Culture

Bill Shorten Has Been Getting Down With The Kids All Week

"Nice to see you, bro" - Bill Shorten (for some reason).

Nothing is a more accurate barometer of personality than watching how someone handles sporadic social interaction. And when you’re on the campaign trail, under the microscope, every handshake counts. So it is with some affection and amusement that we’ve been watching Bill Shorten getting down with the kids over the past few days.

First, he was snapped deftly pulling off an elaborate handshake at a shopping centre in Western Sydney by Fairfax photographer Alex Ellinghausen.

Moments later, it was a seamless “nice to see you bro” to another young admirer. Far from the awkward “zingers” made infamous by Shaun Micallef’s Mad as Hell, it rolled off his tongue like he’s been hanging out at suburban skate parks just to get down with the lingo. (No man over 40 should ever use the word “bro”, but can you even imagine what it would sound like coming out of Malcolm Turnbull’s mouth? Go on, take a second — I’ll wait.)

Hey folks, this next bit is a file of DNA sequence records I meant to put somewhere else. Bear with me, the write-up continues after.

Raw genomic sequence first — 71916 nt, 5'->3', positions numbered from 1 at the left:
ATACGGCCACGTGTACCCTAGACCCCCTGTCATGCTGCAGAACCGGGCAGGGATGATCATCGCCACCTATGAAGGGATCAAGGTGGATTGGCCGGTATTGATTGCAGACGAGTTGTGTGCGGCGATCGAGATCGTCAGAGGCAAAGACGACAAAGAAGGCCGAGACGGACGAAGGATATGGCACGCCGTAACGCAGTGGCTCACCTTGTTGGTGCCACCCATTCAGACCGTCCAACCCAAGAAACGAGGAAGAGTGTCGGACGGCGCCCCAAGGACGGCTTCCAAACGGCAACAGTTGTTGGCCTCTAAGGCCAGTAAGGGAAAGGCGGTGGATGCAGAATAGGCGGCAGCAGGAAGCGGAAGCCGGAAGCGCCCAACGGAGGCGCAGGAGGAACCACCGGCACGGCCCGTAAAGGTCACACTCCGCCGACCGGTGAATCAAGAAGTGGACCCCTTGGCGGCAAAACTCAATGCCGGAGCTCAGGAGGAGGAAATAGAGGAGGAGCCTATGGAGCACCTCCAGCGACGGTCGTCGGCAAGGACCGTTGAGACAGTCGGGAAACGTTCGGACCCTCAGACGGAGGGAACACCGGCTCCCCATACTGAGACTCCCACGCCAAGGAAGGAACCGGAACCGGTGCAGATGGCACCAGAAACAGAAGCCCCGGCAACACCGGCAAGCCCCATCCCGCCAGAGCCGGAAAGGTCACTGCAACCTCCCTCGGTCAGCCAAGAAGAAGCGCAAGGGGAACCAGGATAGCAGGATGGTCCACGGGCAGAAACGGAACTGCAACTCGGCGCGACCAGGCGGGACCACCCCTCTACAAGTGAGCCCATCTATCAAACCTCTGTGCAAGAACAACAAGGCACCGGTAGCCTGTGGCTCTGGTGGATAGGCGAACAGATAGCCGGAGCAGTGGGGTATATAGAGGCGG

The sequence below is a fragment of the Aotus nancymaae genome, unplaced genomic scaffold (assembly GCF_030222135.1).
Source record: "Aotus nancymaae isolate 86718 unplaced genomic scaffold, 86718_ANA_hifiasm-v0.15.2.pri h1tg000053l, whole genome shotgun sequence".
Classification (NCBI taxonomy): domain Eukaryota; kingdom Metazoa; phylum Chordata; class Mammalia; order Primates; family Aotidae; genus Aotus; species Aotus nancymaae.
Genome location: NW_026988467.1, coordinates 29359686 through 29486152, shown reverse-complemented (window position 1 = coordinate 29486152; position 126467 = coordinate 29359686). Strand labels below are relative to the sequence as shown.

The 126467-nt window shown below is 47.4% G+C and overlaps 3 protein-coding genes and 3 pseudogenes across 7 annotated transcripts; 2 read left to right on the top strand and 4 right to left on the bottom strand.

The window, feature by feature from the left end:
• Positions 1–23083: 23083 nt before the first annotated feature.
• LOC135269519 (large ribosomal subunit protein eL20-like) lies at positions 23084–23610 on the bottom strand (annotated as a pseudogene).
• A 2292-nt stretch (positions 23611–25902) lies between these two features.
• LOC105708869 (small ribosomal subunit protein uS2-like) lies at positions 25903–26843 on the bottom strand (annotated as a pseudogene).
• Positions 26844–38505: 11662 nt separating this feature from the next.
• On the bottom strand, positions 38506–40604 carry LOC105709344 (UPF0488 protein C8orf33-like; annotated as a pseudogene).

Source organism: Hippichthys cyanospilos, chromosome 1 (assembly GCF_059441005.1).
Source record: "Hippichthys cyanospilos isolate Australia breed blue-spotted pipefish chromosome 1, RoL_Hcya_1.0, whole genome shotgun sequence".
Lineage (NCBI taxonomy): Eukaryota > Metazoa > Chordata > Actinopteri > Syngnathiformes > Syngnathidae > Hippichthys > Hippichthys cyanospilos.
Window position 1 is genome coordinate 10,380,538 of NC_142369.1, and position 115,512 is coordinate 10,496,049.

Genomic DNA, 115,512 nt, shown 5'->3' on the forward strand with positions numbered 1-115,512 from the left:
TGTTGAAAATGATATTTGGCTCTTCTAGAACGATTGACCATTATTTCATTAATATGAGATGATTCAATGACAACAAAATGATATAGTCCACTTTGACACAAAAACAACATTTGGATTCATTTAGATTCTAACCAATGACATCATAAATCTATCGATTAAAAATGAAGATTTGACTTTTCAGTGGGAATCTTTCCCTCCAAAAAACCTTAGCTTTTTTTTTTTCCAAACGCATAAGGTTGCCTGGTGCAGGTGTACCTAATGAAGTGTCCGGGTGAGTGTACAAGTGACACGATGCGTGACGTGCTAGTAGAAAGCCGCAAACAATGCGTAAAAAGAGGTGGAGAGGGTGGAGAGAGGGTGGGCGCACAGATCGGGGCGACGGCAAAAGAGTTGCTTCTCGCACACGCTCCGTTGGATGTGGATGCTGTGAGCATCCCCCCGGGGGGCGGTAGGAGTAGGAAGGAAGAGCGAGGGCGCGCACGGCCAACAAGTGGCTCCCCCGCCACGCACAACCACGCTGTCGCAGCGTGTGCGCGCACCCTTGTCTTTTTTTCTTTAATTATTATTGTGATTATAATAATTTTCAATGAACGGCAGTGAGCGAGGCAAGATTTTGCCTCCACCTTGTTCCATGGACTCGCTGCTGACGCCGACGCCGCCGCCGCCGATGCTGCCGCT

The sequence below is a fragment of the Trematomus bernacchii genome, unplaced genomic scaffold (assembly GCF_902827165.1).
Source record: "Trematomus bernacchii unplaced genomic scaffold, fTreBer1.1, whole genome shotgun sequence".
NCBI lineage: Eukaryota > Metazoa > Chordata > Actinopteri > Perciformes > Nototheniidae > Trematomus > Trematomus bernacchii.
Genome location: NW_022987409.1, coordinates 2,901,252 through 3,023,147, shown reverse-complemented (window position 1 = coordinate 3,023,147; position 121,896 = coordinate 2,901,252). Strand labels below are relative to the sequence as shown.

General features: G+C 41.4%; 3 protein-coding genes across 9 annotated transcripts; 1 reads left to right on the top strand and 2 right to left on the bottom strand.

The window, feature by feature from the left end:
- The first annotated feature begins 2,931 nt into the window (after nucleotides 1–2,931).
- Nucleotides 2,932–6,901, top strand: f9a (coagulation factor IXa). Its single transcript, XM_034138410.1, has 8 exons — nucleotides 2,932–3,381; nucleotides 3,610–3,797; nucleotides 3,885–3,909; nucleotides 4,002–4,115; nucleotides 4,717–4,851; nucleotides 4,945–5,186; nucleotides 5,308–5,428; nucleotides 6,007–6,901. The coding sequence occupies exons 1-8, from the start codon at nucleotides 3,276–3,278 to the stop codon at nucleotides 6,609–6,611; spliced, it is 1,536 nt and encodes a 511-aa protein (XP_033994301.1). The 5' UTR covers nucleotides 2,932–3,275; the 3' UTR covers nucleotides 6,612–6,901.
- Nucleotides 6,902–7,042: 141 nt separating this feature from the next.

Then yesterday there was the whole “dabbing” incident, which showed if nothing else, that Shorten has learned his lesson about dancing in public. Remember this incredible moment of dad-dancing from his visit to Kiribati? 

Dabbing, for those not in the know, is a hip-hop dance style that somewhat resembles a move from Michael Jackson’s ‘Thriller’. Shorten was enjoying a day of canvassing in the inner-west suburb of Drummoyne when he got chatting to a group of kids who asked him if he knew how to dab.

Thankfully, he let them show him how it’s done — and it was interesting to see how relaxed he was with the little ones. Is the bumbling “bobble-headed” Bill slowly disappearing from his public persona? 


Not to be outdone, here’s Turnbull at the Wyong Markets on the NSW Central Coast. 

Nailed it, bro.

Lead image via Twitter/Young Greens

Claire Connelly is an award-winning freelance writer, journalist and consultant. She writes for The Australian Financial Review, SBS, The Australian, The Age, specialising in finance, technology, economics and policy. She tweets here.